My Own Set of Keys

Everything changed for my family during the terrible recession years in the 1980s, when Dad and thousands of other workers in the coal mining and steel industries of the rust belt received pink slips. Every night my parents watched the evening news with grim faces; American unemployment rates were always the top story. Many local plants closed their doors forever. Families lost their homes and migrated to other parts of the country in search of jobs.

One of my best memories happened during that time. Very early on Christmas morning, I woke my younger sister. She tried to muffle her coughing as we snuck downstairs. She took lots of expensive asthma and allergy pills.

Mom had warned us ahead of time that there wouldn’t be many presents because of Dad’s layoff, but my sister and I found several wrapped boxes under the tree. I plugged in the twinkling lights. The rule was that we had to wait until six o’clock to wake our parents but were allowed into our stockings. Mom stuffed them with chocolate coins wrapped in gold foil, crispy Santa Claus chocolates, Hershey’s kisses, and books of Lifesaver candies. She also put in small gifts like pink nail polish for me and Matchbox cars for my sister. There was a plastic square box that you had to tilt in order to roll a tiny ball through the maze and into the hole. We whispered and played together under the colored lights of the Christmas tree.

At the right time, I started Mr. Coffee. We waited while the machine hissed and burped and dripped steaming brown coffee into the carafe. The smell was delicious.

“Get the milk,” I said.

I grabbed two mugs out of the drying rack beside the sink. My sister lugged the plastic gallon jug from the refrigerator and lifted it over her head to place it on the counter.

“Sugar,” I said.

She retrieved the glass bowl from the table. I measured two teaspoons into one of the mugs and added some milk. As soon as Mr. Coffee stopped gurgling, I poured both cups. Black for Dad, milk and sugar for Mom.

As we climbed the stairs, I walked as if balancing a book on top of my head. Our parents’ bedroom was at the top of the stairs. Mom’s side was closest to the door. We held the cup near her face on the pillow so the smell would wake her up. “What time is it?” she mumbled.


She groaned. I blew across the surface of the coffee so that the steam went toward her nose.

“There’s a heavy one under the tree with my name on the tag,” I said as if she didn’t know. I was twelve and knew all about Santa Claus but was supposed to be keeping the secret.

She smiled then, sat up, and took the mug from my hand. I went around and put Dad’s coffee on the night stand beside his pillow. “Dad!  Get up, it’s Christmas.”

Mom stood and pulled her terry-cloth robe over her tee-shirt. My sister and I dashed down the stairs again. We’d already decided which presents we wanted to open first and pulled them into the center of the floor. Our parents shuffled into the living room and sat at opposite ends of the couch. The scant hair on Dad’s balding head stood up every which way. Both of them lit cigarettes and squinted at the lights. An ash tray occupied the center cushion between them.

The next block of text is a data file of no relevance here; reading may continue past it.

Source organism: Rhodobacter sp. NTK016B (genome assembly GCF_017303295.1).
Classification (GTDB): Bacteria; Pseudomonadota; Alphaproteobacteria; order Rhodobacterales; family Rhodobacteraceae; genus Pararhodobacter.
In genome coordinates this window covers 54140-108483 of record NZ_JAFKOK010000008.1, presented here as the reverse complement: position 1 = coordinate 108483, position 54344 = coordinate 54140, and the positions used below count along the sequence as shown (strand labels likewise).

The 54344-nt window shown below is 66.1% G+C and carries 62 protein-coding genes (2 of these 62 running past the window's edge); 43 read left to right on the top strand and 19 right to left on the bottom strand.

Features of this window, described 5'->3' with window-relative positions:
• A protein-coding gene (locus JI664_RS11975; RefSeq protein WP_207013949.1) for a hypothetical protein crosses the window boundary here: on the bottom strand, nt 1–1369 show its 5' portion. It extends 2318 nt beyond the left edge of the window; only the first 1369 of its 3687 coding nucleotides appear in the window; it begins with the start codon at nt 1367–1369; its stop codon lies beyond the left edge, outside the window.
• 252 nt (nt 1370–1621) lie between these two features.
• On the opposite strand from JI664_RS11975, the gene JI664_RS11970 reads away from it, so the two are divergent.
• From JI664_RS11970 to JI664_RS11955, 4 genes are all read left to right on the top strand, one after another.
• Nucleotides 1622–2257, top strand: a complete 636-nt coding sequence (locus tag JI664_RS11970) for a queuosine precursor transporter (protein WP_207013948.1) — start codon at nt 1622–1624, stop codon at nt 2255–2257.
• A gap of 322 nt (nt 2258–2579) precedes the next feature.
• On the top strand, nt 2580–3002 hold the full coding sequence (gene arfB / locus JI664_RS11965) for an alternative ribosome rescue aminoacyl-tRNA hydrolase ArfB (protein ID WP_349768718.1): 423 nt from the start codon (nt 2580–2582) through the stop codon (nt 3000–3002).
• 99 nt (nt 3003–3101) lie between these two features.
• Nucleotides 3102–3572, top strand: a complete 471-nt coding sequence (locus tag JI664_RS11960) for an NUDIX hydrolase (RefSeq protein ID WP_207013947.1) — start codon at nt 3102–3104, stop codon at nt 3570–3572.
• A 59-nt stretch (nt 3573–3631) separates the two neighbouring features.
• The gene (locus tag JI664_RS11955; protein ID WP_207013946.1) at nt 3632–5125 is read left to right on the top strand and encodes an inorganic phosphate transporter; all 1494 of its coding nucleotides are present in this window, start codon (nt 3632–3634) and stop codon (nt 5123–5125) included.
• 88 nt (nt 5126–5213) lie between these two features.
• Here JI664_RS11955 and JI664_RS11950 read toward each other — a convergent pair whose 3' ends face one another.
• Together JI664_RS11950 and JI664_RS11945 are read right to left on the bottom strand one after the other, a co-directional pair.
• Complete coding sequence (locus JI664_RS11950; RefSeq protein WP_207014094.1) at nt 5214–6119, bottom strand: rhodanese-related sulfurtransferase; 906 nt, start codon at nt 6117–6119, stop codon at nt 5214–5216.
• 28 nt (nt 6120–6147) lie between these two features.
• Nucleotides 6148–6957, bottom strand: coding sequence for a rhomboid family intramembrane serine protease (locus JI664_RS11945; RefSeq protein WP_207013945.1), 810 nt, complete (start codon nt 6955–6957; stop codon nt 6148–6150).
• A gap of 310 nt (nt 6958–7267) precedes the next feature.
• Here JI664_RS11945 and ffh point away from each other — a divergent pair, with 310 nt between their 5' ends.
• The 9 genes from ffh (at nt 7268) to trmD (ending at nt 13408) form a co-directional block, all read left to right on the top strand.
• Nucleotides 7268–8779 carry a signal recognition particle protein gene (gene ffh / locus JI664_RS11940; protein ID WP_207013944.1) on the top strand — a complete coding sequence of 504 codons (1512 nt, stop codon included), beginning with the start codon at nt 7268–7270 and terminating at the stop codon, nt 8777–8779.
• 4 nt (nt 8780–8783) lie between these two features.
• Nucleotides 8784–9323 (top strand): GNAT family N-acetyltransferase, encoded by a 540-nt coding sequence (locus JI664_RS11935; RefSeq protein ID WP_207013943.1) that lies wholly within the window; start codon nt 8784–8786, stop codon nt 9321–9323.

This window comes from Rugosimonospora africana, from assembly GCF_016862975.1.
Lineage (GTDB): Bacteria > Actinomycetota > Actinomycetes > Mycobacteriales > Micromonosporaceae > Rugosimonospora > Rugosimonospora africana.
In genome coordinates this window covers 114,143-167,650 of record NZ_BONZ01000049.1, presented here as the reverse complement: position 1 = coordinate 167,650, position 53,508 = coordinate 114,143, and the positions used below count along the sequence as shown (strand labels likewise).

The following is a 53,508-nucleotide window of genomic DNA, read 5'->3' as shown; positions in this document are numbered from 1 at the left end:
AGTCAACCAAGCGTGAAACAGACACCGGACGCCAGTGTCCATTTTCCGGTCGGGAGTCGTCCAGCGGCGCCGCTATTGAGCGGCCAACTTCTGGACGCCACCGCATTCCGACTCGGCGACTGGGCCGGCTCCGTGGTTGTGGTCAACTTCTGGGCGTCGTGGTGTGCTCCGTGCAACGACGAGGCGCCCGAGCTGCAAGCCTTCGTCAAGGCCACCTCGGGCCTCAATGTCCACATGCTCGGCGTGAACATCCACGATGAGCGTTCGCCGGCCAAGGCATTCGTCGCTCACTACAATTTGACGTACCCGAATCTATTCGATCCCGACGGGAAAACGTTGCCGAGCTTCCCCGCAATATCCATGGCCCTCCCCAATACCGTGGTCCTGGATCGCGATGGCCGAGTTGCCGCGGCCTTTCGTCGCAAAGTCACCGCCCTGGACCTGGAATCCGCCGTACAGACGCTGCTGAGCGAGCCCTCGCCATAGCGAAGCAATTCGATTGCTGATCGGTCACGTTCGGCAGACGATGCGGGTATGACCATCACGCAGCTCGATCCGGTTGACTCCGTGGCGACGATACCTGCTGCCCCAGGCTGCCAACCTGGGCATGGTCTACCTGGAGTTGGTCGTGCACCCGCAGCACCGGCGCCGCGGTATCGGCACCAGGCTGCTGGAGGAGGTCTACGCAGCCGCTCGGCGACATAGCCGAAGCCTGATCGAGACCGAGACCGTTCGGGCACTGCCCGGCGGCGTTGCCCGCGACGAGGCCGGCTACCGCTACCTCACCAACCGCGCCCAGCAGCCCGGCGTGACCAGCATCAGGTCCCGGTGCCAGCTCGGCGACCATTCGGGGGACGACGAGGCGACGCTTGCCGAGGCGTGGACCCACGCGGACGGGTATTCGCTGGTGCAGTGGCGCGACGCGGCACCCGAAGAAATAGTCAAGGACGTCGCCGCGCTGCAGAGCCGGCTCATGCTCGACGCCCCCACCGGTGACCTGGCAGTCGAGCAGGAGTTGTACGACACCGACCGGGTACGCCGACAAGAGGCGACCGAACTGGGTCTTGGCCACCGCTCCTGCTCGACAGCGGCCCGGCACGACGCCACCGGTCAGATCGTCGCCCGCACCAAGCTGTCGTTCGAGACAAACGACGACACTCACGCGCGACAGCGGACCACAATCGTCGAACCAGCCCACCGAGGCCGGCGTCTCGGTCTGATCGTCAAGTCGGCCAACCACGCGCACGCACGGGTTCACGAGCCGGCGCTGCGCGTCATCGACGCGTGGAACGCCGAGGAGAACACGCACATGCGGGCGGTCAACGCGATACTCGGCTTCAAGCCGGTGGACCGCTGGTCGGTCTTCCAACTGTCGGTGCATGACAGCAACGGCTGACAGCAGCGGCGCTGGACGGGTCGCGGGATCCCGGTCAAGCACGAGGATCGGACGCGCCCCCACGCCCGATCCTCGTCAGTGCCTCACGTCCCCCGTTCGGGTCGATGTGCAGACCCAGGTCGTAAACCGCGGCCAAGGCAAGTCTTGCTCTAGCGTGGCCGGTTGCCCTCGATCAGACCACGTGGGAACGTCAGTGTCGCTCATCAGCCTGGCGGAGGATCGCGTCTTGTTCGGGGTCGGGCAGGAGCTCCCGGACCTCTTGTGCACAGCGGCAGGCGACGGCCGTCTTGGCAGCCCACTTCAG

“Can we start, Mom?  Can we?”

“Go ahead.”

Mom wore a big smile on her face as I tore into the silver and blue wrapping paper. It was an electric typewriter! A Smith-Corona with black keys and a beige case. All the letters of the alphabet fanned out in a semi-circle of long metal arms just waiting for a surge of electricity to make them strike the ribbon with high force. Such a grown-up present. The weight of it. Something so expensive I never even thought to ask for one, especially this year. I stared open-mouthed.

Dad sipped his black coffee and smoked and stared at the carpet, but Mom looked right at me. She looked and really saw me and understood. This surprise gift made me feel special and deeply loved. Known. I understood how much she sacrificed to buy this typewriter: an even higher balance on those high-interest credit cards, dozens of extra double shifts at her job, peace of mind.

Smiling, she crawled down on the floor beside me and helped take the heavy machine out of its box. Together we removed the plastic packing that protected various moving parts, and then we plugged the cord into the wall. The typewriter began to hum. My heart began to hum, too, with the idea of all the new stories I’d create. I’d just started a new one called An Orphan’s Terror, in which Ginny and her brother are runaways from an orphanage. Then one day, Ginny returned from picking berries and her brother is missing. She realizes that she too is being followed and it all might end in bloody terror!!!

Today, all these years later, I can still think of that electric typewriter and the joy it gave me. What a wonderful gift. It has taken me far.